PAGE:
We are so excited to be featured in the July 10, 2018 edition of Tampa Bay Business Journal
As Osteria preps to open in downtown Tampa, Nocturnal and Fabio Viviani are already cooking up a new concept for Fly Bar space
He knew for certain he wanted a chef of Viviani’s caliber on board — Pescante, who was born in Italy, says the best Italian food he’s ever had stateside was at Viviani’s Siena Tavern in Chicago.
What Pescante didn’t know is that he and Viviani were already acquainted, having met years ago through mutual friends in Italy in the early aughts. Viviani is from Tuscany; Pescante is from Rome. And on a 2017 visit to Tampa, on a recommendation from a friend, Viviani visited Franklin Manor, which is owned by Pescante’s Nocturnal Hospitality Group. When Pescante wrote to Viviani about Osteria, Viviani saw Franklin Manor in Pescante’s email signature and was immediately intrigued.
“We didn’t call each other for Christmas,” Viviani said. “It was just through good friends and mutual friends, like you know the best friend of your cousin.”
That long-ago connection has blossomed into a partnership between Viviani and Nocturnal, which is about to open Osteria, its first joint project, and already has other concepts under development. While Osteria is in the spotlight right now, Viviani and Nocturnal are set to close on their purchase of Fly Bar’s real estate two days before Osteria’s grand opening on Sept. 30. In the Fly Bar space, they plan to open Mole y Abuela, a Spanish tapas restaurant, in early 2019.
Osteria is on the ground floor of Nine15, a 23-story apartment tower across North Franklin Street from Franklin Manor. Fly Bar’s building is a tenth of a mile north of Osteria and Franklin Manor, also on North Franklin Street.
Osteria and Mole y Abuela will bring even more life and vibrancy to North Franklin Street, which was all but dead when Nocturnal opened Franklin Manor there in 2016. Nocturnal is comprised of Pescante and business partner David Anderson, as well as several silent investors who vary by project.
As Tampa Heights develops with restaurants and revitalized single family homes, the North Franklin Street corridor is a key link between the central business district and the Heights’ historic storefronts.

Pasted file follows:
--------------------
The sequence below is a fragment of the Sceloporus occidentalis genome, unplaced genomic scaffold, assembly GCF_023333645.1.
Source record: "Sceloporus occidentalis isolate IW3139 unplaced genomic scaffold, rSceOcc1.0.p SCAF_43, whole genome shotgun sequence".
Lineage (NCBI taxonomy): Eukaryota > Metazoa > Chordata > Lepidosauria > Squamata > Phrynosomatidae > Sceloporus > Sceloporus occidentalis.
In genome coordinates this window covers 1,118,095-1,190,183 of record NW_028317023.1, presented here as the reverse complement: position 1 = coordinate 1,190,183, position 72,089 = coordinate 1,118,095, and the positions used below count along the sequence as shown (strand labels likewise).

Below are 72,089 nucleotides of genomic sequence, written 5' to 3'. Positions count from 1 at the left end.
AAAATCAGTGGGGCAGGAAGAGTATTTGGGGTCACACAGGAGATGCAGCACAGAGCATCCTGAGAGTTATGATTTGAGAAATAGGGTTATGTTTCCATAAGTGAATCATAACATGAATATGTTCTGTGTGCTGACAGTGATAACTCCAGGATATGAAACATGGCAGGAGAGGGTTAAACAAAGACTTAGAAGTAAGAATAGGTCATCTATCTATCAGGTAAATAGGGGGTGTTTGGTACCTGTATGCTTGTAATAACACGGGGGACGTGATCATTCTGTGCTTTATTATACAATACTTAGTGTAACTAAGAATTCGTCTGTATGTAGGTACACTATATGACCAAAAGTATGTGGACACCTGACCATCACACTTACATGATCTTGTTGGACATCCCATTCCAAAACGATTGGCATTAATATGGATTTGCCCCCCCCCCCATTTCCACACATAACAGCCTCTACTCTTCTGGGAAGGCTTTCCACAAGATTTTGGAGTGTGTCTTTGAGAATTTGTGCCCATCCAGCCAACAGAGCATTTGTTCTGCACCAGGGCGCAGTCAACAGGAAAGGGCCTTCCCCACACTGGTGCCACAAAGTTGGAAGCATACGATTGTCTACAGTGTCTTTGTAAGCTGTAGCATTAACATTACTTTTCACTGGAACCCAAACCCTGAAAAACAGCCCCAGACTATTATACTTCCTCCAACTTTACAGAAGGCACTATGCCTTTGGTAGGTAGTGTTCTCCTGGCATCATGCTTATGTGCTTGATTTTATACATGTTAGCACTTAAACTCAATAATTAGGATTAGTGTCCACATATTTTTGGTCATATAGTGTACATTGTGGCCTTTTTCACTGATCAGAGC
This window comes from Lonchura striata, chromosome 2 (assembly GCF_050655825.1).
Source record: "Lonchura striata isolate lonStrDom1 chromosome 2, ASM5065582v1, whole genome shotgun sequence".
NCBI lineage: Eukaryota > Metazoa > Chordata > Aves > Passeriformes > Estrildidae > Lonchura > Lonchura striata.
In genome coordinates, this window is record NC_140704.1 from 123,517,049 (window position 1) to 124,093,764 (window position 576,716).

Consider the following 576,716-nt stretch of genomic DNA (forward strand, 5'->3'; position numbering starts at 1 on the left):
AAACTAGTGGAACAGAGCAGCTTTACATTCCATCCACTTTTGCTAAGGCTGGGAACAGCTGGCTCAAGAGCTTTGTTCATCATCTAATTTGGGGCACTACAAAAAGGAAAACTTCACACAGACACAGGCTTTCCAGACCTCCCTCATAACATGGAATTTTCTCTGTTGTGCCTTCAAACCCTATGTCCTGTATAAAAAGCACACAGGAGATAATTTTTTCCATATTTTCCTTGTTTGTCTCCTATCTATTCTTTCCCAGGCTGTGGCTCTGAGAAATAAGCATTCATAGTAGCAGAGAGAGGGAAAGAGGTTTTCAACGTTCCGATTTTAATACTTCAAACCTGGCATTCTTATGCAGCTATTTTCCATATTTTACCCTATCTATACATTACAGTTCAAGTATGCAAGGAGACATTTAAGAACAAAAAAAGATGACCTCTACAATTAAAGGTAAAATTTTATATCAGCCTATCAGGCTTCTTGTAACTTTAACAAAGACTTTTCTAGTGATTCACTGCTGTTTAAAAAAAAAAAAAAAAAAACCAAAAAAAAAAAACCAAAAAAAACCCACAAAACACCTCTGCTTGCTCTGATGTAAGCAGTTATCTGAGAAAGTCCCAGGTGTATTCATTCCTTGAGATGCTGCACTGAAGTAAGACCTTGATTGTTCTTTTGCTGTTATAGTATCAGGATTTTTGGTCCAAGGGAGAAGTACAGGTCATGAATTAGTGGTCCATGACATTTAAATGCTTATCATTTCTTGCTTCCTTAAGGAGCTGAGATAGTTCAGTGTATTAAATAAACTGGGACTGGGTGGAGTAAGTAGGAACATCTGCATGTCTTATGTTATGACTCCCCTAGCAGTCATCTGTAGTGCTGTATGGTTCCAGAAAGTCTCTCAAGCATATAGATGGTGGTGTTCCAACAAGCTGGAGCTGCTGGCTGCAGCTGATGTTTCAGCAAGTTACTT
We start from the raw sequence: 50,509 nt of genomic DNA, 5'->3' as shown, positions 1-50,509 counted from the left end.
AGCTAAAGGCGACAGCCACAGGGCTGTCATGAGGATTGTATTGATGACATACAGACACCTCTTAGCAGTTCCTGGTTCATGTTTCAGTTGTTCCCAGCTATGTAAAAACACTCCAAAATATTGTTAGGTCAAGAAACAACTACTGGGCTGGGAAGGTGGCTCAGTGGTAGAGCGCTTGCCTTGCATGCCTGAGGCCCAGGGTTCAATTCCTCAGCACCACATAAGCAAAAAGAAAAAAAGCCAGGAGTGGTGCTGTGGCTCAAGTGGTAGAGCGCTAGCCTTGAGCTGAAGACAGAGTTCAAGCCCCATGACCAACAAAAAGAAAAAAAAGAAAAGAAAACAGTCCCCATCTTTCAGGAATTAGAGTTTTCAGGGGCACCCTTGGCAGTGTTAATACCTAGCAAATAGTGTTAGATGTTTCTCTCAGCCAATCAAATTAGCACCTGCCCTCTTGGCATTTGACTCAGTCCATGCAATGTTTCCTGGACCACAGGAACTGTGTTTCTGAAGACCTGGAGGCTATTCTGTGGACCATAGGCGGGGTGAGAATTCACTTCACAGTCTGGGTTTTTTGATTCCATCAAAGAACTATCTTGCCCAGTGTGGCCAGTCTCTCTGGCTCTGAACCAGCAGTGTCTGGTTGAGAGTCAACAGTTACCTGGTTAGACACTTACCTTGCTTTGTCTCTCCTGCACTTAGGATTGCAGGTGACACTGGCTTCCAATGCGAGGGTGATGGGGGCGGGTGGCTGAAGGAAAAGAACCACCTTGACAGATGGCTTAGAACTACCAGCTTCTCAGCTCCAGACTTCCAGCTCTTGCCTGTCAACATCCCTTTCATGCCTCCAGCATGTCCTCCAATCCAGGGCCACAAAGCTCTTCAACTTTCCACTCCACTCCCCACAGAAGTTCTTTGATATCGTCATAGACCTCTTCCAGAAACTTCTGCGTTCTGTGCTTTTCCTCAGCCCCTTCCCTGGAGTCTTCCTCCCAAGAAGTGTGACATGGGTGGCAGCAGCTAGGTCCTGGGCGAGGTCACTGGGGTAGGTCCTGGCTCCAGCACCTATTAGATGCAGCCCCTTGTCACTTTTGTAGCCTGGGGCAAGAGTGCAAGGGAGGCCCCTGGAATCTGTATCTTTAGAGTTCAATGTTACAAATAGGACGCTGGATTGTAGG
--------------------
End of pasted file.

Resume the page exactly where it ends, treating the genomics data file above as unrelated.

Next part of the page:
“We look at it as creating a neighborhood of entertainment,” Pescante said.
Osteria will bring an “authentic, truly Italian approach” to food and hospitality, Viviani says.
“Our menu will truly be 75 percent as traditional as it gets, and then there will be components that are not,” he said. “We are going to have great burgers, and some other ingredients that my mom probably wouldn’t order, but [those dishes] will have the same craftsmanship.
“The goal here is to truly serve a great dining experience with the most Italian hospitality.”
Authentic Italian hospitality, Viviani says, is one thing he absolutely won’t compromise on. It’s about a total experience, he says, and depends on servers’ and hosts’ emotional intelligence.
Pulling that off requires an intensive training program. Viviani has brought his team from Chicago to Tampa to train the Osteria crew, for five- and six-hour sessions that span two weeks.
“While the food is going to be a huge component of the success of Osteria, the hospitality component is just as important,” he said. “It’s about the ability to read the table and create a rapport with the customer.”
Osteria will open with dinner service and expand to lunch and brunch service in three to four months, Pescante said. He envisions the restaurant as a place that’s just as appropriate for a date night as it is for a business meeting.
It will also have a nightlife component, which is Nocturnal’s specialty.
“That’s what I don’t do, the later night crowd,” Viviani said. “I think this is why, from a business perspective, this is a match made in heaven. They are very good at bringing people to a party at whatever location they have. What I do is serve people before they go out and have fun, so it’s a good match.
“We will serve a very large pool of people that have very, very different needs.”